“Simon, Simon, behold, Satan demanded to have you, that he might sift you like wheat,
but I have prayed for you that your faith may not fail.
And when you have turned again, strengthen your brothers.”
This statement by Jesus always strikes me. Both with its content and with the beautiful reality glimpsed here – that Jesus prays for us. Personal, individual prayers for us in the midst of our circumstances.
We see in Jesus’ words Satan’s intent to destroy. His demand to sift Simon Peter was no doubt a desire to break him absolutely, to silence this one who spoke with such passion of his commitment to following Christ.
But Jesus’ prayers are more powerful than any effort of the enemy. “He is the radiance of the glory of God and the exact imprint of his nature, and he upholds the universe by the word of his power” (Hebrews 1:3a). The universe is held up by the mere word of His power – and His words spoken on our behalf will hold us up as well.
Simon Peter was sifted. He denied his Lord that very night, multiple times, likely overwhelmed with the drastic turn of events that shook his world and with the pressures coming at him from all sides. How his heart must have broken when the Lord turned to look at him after his third denial, that moment the rooster crowed (Luke 22:60-61)… “And he went out and wept bitterly” (v. 62).
But we see on this side of history the outcome. This moment was not the end of Peter’s story. His faith did not fail. This is seen first in his running to the tomb at the report that Jesus had risen (Luke 24:10-12). It is seen again in his “[throwing] himself into the sea” to reach Jesus on the shore, not content to wait until the boat reached land (John 21:7). Peter’s pride had been broken, but not his faith. And throughout the recorded Acts of the apostles and in his letters to the churches, we see his faith grow. We see him strengthening his brothers and taking his role as a key leader in the early church.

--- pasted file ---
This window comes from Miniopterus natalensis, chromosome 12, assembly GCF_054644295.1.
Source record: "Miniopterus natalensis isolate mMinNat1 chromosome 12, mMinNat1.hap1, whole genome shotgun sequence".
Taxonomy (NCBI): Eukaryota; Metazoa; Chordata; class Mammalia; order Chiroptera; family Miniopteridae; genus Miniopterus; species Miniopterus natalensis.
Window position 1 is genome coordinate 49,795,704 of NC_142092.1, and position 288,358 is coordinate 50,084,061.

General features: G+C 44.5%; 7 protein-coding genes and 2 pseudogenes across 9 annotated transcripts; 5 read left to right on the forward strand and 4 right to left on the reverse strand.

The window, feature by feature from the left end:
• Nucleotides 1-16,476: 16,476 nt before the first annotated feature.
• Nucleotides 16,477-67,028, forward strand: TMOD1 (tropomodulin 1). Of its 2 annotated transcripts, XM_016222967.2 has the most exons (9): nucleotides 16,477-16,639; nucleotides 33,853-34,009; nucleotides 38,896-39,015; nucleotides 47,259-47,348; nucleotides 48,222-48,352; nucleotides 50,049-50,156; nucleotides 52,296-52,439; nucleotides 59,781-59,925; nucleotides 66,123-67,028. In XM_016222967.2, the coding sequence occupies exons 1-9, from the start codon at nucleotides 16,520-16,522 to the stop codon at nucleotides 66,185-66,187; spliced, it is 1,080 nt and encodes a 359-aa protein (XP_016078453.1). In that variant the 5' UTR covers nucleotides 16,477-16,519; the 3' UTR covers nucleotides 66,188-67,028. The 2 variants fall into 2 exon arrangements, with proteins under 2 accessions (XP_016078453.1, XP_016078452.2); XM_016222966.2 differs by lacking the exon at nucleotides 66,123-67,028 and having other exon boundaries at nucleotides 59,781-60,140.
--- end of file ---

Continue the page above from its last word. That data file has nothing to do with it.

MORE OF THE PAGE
None of this was due to Peter himself – let us not elevate him too highly. If we do, we will miss the truth and encouragement here for us. The strengthening of Peter was a direct result of Jesus’ prayer. Peter’s strength did not draw him out of the despair seen in Luke 22:62; Christ’s did. The words of Christ set a foundation and guard around his faith, and Peter’s continued relationship with and pursuit of Christ is what resulted in the fruit we see through the rest of the New Testament. Because anything good in us, any fruit evident in our lives, has its source not in ourselves but in the vine that is Christ, the One in whom we abide (John 15:4-5).
Whatever you’re facing today, if you are Christ’s, He is praying for you that your faith may not fail. If your steps falter, know that His love upholds you and will never let you go. And when you turn again to Him, running determinedly to the One who is your life, He will receive you with rejoicing and will fill you with all you need to in turn strengthen those around you.
We may be sifted, but we will not be irreparably broken. Rather, our brokenness will allow us to shine all the more brilliantly with the radiant glory of Christ as our faith grows and we are brought from strength to strength.
Because our Savior prays for us. Ever-interceding, ever-abiding, ever-strengthening us as our hope and anchor.
“We have this as a sure and steadfast anchor of the soul,
a hope that enters into the inner place behind the curtain,
where Jesus has gone as a forerunner on our behalf”
“He holds his priesthood permanently, because he continues forever.
Consequently, he is able to save to the uttermost those who draw near to God through him,
since he always lives to make intercession for them.”